But preliminary findings are promising enough that governments and the research community are taking action. A randomized, controlled trial is underway in Australia to determine if a dietary program can improve recovery from depression5. Each individual in the intervention group is participating in a series of individual counseling sessions with a dietitian to encourage and facilitate healthier eating while continuing to take medication. Blood tests of study participants might help strengthen the link between diet, indicators of inflammation, and symptoms of depression. The results of this study are eagerly awaited.
Europe has hopped on the band-wagon, too. The European Union has launched the 9 million euro MoodFOOD project to explore how improving food-related behavior and nutrition status might prevent depression6. Then they will develop nutrition guidelines and practical tools to guide policy. Extensive promotion throughout Europe is intended to lower the risk of depression and improve overall health of all European citizens.
Depression, appears to also be a disease of the body and not just the mind. Replacing processed, high-saturated fat and sugary foods with vegetables, fish, olive oil, and whole grains lowers our risk of chronic disease. There’s a good chance that such dietary measures may also benefit our emotional health, thus diminishing those Holiday Blues. So as we enter the season of joy and thankfulness, be mindful of your eating and make sure fitness remains a part of your daily routine.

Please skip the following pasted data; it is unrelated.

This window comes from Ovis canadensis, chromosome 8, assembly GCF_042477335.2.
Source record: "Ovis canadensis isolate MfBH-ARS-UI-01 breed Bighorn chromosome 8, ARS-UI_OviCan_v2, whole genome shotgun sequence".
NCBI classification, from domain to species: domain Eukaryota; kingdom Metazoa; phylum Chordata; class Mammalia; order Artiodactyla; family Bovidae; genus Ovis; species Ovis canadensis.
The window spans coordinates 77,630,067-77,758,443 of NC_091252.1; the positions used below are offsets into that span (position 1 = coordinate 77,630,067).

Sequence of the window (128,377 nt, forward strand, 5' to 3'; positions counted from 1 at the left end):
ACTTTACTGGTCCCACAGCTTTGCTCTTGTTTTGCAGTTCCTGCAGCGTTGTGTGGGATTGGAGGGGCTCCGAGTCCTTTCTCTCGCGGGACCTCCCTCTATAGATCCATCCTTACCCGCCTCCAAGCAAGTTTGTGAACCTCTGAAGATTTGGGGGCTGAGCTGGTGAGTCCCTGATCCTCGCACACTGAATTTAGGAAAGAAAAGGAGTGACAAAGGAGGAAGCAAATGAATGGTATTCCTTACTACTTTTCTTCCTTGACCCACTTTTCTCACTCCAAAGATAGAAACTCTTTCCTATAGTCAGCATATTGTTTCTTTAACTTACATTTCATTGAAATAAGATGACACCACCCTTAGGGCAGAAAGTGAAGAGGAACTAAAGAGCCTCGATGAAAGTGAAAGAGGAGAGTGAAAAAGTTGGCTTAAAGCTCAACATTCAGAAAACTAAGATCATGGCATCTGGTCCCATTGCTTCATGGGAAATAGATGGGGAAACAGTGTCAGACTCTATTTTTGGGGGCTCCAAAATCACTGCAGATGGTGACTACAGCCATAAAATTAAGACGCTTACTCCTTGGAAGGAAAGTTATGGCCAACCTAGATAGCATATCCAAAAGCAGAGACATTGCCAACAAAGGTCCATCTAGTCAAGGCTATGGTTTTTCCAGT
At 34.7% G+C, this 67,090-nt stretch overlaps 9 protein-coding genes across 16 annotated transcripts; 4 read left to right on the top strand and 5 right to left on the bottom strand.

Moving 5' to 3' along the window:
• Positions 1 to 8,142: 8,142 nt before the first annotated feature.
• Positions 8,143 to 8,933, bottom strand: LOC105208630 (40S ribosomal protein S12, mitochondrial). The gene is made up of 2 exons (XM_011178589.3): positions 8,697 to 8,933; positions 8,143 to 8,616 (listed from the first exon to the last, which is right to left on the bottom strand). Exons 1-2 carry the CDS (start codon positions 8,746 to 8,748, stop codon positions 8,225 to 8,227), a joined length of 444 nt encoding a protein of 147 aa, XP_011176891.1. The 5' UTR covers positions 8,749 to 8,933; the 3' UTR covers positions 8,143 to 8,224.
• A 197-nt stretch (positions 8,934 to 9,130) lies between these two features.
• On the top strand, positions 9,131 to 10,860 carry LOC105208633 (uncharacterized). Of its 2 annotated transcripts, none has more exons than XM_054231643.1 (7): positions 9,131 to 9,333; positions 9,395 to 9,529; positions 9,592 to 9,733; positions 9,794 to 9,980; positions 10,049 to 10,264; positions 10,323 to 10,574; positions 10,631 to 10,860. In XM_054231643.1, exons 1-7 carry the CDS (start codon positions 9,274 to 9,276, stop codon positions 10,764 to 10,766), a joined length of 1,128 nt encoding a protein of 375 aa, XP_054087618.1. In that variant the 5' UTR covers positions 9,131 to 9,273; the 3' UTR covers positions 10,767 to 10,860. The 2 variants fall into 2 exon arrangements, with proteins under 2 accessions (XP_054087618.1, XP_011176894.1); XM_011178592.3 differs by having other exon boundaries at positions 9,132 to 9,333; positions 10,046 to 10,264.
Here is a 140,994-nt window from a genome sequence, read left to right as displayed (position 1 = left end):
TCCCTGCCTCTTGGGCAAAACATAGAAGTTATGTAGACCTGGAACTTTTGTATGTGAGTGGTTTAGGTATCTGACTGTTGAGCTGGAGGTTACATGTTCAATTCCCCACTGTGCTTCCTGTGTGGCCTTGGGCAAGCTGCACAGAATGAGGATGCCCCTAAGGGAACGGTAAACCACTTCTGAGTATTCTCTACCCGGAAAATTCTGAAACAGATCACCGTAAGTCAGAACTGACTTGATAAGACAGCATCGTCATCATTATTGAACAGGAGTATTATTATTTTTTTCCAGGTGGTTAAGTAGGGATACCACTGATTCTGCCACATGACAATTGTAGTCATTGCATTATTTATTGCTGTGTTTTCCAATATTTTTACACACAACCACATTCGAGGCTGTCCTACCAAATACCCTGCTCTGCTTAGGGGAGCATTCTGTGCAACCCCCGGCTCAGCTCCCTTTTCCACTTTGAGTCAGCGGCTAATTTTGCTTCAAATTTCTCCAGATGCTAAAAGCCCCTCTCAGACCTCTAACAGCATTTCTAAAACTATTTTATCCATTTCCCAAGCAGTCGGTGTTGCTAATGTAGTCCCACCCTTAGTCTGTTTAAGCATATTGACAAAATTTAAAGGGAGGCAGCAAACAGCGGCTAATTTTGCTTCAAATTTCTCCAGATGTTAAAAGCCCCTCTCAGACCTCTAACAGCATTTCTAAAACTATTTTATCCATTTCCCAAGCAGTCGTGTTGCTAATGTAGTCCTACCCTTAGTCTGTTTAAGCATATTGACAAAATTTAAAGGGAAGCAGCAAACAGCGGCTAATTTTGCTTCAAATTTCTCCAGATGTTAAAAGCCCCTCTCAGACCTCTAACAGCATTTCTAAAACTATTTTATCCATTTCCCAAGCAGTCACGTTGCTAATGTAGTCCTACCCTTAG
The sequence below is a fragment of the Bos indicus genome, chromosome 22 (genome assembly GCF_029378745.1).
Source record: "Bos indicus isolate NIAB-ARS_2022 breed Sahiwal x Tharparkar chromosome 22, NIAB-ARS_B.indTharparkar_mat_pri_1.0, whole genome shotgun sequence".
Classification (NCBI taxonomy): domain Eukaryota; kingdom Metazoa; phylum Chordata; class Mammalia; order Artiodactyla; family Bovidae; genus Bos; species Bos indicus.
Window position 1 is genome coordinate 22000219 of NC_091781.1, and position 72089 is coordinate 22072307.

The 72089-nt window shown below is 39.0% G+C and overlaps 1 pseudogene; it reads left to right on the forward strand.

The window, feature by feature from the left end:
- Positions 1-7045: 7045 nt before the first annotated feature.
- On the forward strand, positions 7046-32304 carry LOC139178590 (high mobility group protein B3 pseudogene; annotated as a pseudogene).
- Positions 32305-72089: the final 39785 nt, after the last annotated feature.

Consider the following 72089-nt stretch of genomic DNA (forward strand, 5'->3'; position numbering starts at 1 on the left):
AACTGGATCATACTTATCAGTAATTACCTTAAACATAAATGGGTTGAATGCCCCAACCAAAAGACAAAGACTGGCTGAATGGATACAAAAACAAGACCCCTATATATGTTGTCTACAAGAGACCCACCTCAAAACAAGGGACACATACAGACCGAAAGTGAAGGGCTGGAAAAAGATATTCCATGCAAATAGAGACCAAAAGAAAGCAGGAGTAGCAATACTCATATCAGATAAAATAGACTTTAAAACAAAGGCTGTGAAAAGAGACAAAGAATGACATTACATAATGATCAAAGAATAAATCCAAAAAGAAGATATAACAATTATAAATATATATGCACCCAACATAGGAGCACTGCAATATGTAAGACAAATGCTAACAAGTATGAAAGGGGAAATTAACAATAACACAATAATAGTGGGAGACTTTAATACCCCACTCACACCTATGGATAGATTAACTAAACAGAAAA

ABOUT STRUCTURE HOUSE
Marlene Lesson, M.S., R.D., L.D.N., C.D.E. has been the Nutrition Director at Structure House since 1983. She conducts workshops on such topics as Healthy Dining Out, Supermarket Sleuths, Turn Off the Fat Genes and Fat Cells Behaving Badly. As a registered dietitian and a member of the Academy of Nutrition and Dietetics, she participates in several of the academy’s practice groups. She has a graduate degree in Human Nutrition and Foods from Virginia Polytechnic Institute and State University and an undergraduate degree in liberal arts from the University of Maryland. She is credentialed as a Certified Diabetes Educator through the National Certification Board of Diabetes Educators.
Structure House is a residential weight loss facility that is located in Durham, North Carolina. We offer a unique, effective approach to weight management and lifestyle change. We integrate scientifically supported principles of nutrition, exercise, and psychology to help our clients adopt behaviors that will contribute to a healthier and more satisfying way of living.
- Dietary pattern and depressive symptoms in middle age. Akbaraly et al. Brit J Psych, 2009.
- Association of western and traditional diets with depression and anxiety in women. Jacka et al. Am J Psych, 2010.
- Inflammatory dietary pattern and risk of depression among women, Lucas et al. Brain, Behavior, and Immunity, 2014.
- The association between diet quality, dietary patterns and depression in adults: a systematic review. Quirk, Jacka et al. MC Psychiatry, 2013.
- A randomized trial of a dietary intervention for adults with major depression (the “SMILES” trial): study protocol. Jacka et al, 2013.
- MoodFOOD is a Multi-country collaborative project on the role of diet, food-related behaviour, and obesity in the prevention of depression, 2014-2018.